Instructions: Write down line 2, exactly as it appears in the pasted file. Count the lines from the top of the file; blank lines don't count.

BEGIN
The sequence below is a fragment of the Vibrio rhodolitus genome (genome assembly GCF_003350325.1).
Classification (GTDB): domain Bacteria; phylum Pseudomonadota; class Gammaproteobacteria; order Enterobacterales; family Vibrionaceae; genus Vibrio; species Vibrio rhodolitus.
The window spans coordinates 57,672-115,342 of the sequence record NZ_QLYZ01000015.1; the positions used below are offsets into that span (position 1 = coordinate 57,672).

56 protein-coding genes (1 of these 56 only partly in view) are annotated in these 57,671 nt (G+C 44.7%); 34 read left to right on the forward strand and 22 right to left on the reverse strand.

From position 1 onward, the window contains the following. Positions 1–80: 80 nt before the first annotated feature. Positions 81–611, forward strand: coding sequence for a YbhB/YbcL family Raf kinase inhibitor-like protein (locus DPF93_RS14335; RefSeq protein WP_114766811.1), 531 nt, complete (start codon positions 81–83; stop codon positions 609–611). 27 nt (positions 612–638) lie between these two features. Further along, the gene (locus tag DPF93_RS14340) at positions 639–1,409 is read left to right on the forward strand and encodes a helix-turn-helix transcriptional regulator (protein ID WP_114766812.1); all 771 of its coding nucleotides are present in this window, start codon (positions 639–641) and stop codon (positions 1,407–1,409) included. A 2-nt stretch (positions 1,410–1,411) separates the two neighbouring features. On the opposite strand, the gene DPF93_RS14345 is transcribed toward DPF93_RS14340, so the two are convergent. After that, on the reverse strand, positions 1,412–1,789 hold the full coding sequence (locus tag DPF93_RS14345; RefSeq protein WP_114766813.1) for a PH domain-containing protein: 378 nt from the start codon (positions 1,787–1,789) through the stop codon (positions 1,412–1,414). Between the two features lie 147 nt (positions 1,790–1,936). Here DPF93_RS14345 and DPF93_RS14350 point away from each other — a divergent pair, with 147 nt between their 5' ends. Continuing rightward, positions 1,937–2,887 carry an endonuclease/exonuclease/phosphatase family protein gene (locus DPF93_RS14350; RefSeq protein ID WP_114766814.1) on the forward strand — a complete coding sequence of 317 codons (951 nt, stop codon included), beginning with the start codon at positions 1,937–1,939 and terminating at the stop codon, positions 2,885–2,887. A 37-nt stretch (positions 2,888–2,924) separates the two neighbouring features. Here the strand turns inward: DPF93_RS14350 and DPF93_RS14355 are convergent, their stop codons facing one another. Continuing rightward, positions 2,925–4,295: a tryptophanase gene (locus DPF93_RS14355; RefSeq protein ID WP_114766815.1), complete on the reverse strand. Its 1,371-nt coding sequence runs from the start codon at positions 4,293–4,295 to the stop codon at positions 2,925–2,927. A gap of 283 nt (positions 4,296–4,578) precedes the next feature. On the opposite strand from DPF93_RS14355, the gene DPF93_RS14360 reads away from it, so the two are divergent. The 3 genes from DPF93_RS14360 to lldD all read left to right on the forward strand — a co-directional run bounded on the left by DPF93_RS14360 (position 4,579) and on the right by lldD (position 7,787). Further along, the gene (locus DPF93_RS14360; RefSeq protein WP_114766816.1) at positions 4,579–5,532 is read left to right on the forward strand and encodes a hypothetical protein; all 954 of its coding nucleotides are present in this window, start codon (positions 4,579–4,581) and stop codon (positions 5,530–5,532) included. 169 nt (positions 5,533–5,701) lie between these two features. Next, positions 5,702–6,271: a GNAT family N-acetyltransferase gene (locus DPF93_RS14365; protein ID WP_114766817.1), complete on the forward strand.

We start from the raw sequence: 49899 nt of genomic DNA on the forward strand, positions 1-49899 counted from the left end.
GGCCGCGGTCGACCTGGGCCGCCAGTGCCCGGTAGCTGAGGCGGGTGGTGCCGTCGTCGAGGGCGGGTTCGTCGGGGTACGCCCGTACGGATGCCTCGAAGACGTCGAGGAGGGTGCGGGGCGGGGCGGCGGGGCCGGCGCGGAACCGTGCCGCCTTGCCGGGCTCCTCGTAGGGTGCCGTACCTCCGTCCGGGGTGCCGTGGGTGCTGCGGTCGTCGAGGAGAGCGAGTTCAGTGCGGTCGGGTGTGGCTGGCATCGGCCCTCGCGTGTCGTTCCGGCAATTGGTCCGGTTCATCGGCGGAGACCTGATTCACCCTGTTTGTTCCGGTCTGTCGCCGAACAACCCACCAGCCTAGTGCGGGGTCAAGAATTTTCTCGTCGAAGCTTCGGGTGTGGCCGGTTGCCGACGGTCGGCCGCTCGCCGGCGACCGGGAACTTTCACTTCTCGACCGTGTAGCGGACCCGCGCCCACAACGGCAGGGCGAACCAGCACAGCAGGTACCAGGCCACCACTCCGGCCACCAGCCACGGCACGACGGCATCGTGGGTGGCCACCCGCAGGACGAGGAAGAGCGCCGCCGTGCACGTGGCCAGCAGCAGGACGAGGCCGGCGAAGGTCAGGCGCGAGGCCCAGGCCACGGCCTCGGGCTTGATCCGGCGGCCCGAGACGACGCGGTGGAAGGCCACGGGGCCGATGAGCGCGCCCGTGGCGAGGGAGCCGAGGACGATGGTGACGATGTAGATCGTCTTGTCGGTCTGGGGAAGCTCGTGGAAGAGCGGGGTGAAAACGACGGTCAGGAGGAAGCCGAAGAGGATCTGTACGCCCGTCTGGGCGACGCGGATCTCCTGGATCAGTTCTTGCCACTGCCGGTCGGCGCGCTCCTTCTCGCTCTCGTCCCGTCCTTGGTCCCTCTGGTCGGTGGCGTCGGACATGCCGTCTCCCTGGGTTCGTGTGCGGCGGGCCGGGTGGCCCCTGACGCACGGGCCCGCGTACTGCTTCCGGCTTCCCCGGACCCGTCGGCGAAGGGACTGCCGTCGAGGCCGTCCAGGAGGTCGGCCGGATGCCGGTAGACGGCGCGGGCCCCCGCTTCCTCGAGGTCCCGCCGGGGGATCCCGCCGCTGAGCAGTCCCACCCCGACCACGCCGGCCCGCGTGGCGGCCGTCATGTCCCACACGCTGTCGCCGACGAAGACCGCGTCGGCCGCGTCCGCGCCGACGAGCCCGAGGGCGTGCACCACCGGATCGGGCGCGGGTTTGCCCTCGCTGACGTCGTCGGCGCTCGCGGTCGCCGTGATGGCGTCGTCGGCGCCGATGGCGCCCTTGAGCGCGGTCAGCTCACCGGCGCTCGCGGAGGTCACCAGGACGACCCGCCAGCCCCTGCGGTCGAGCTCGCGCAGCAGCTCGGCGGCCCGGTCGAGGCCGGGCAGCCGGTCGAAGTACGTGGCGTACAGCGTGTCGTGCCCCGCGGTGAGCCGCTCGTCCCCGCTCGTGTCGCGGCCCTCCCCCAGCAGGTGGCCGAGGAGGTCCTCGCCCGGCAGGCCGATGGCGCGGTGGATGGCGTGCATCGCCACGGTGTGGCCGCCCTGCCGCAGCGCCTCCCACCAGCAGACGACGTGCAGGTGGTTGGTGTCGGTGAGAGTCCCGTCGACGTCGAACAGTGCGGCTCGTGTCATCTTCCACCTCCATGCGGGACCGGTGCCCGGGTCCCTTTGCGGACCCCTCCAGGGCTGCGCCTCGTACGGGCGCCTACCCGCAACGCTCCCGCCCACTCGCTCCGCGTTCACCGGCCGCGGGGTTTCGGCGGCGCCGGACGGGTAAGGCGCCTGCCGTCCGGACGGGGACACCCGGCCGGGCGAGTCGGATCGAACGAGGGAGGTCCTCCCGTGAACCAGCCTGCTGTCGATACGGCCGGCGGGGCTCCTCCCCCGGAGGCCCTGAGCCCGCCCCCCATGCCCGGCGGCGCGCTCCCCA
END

Classification (GTDB): domain Bacteria; phylum Pseudomonadota; class Gammaproteobacteria; order Enterobacterales; family Vibrionaceae; genus Vibrio; species Vibrio rhodolitus.